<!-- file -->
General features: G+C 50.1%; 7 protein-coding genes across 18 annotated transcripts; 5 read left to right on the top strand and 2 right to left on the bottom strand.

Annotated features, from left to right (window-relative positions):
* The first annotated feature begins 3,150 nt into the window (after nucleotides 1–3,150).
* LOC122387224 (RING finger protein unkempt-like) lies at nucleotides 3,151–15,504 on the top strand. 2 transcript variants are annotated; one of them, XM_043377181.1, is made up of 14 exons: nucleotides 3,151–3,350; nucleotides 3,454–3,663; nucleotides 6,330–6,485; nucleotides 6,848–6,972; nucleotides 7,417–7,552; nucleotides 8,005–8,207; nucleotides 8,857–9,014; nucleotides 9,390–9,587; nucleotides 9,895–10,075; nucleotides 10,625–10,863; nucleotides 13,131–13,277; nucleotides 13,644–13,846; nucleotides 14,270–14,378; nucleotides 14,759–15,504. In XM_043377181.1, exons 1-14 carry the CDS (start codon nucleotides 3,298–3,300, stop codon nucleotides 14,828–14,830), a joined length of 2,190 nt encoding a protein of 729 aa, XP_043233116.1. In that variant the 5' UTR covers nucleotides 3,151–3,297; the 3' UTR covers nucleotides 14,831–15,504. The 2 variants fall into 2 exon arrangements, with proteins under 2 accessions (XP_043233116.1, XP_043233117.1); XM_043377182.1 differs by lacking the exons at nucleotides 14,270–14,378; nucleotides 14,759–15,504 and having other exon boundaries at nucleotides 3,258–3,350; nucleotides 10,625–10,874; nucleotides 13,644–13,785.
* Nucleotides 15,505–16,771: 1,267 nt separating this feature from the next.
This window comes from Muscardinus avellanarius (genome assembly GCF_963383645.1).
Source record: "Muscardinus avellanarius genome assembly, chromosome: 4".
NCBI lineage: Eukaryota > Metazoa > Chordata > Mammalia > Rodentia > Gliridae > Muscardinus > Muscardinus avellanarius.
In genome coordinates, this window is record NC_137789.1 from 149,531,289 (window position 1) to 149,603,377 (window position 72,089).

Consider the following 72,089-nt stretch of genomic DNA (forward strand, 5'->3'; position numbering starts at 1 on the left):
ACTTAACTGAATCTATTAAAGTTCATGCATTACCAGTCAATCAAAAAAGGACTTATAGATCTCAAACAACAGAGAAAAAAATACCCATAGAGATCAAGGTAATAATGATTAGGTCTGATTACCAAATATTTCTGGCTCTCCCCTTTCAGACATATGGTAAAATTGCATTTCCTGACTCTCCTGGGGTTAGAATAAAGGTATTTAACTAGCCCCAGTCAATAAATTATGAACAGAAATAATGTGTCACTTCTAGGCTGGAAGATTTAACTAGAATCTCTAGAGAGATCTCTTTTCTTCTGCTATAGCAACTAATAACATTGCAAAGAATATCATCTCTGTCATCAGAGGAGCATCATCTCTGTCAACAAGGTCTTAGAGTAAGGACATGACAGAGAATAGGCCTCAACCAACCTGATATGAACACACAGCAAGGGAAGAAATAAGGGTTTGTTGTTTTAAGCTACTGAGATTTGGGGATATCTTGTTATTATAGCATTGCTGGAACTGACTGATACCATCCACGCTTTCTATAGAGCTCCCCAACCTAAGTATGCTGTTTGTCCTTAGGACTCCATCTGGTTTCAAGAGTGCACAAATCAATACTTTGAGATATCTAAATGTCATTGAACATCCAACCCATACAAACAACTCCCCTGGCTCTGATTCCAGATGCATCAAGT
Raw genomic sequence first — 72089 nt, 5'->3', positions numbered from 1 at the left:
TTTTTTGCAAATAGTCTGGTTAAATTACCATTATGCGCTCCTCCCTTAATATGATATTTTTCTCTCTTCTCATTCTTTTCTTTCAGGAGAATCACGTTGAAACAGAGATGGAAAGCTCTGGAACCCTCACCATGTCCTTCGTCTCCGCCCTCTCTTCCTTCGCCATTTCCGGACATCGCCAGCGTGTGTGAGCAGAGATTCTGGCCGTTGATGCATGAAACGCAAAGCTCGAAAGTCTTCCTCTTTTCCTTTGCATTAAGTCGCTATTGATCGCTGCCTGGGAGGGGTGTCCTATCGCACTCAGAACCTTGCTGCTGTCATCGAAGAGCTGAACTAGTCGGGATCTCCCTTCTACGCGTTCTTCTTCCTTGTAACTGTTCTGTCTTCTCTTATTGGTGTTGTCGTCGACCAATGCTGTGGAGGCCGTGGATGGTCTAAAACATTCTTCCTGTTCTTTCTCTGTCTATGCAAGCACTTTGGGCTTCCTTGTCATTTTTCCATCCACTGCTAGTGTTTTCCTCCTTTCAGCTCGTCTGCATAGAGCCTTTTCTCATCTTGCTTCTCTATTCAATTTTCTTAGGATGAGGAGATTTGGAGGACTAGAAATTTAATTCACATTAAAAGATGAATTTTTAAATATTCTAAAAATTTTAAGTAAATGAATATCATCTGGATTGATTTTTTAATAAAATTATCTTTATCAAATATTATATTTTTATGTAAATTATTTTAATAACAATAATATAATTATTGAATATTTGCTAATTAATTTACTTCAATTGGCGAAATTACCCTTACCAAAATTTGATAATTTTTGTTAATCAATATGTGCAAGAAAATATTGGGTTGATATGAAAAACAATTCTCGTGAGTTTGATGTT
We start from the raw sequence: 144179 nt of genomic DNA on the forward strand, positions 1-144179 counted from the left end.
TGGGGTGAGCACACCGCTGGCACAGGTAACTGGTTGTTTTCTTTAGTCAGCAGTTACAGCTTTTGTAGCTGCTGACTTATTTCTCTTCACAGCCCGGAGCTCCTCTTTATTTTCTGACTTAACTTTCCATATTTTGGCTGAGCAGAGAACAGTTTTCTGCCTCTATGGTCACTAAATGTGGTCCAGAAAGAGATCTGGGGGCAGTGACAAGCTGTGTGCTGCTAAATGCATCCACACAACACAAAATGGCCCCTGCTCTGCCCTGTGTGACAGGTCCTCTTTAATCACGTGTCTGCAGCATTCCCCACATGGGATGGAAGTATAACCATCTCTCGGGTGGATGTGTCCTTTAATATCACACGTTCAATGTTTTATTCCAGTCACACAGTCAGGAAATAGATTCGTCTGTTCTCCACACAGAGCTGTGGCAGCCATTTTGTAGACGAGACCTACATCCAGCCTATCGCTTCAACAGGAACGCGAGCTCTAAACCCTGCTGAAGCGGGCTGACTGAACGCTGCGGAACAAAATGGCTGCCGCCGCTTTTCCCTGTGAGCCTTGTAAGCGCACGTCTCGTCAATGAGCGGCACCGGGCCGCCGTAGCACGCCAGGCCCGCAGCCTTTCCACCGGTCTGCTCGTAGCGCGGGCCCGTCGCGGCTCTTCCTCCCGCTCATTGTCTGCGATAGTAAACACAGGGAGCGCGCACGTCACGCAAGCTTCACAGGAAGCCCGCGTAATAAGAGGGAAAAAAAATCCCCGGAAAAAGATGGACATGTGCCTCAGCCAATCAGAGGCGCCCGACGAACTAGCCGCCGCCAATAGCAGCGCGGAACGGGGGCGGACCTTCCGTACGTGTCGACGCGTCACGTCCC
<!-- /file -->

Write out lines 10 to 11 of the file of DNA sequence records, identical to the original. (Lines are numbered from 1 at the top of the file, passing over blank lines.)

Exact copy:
Consider the following 72,089-nt stretch of genomic DNA (forward strand, 5'->3'; position numbering starts at 1 on the left):
ACTTAACTGAATCTATTAAAGTTCATGCATTACCAGTCAATCAAAAAAGGACTTATAGATCTCAAACAACAGAGAAAAAAATACCCATAGAGATCAAGGTAATAATGATTAGGTCTGATTACCAAATATTTCTGGCTCTCCCCTTTCAGACATATGGTAAAATTGCATTTCCTGACTCTCCTGGGGTTAGAATAAAGGTATTTAACTAGCCCCAGTCAATAAATTATGAACAGAAATAATGTGTCACTTCTAGGCTGGAAGATTTAACTAGAATCTCTAGAGAGATCTCTTTTCTTCTGCTATAGCAACTAATAACATTGCAAAGAATATCATCTCTGTCATCAGAGGAGCATCATCTCTGTCAACAAGGTCTTAGAGTAAGGACATGACAGAGAATAGGCCTCAACCAACCTGATATGAACACACAGCAAGGGAAGAAATAAGGGTTTGTTGTTTTAAGCTACTGAGATTTGGGGATATCTTGTTATTATAGCATTGCTGGAACTGACTGATACCATCCACGCTTTCTATAGAGCTCCCCAACCTAAGTATGCTGTTTGTCCTTAGGACTCCATCTGGTTTCAAGAGTGCACAAATCAATACTTTGAGATATCTAAATGTCATTGAACATCCAACCCATACAAACAACTCCCCTGGCTCTGATTCCAGATGCATCAAGT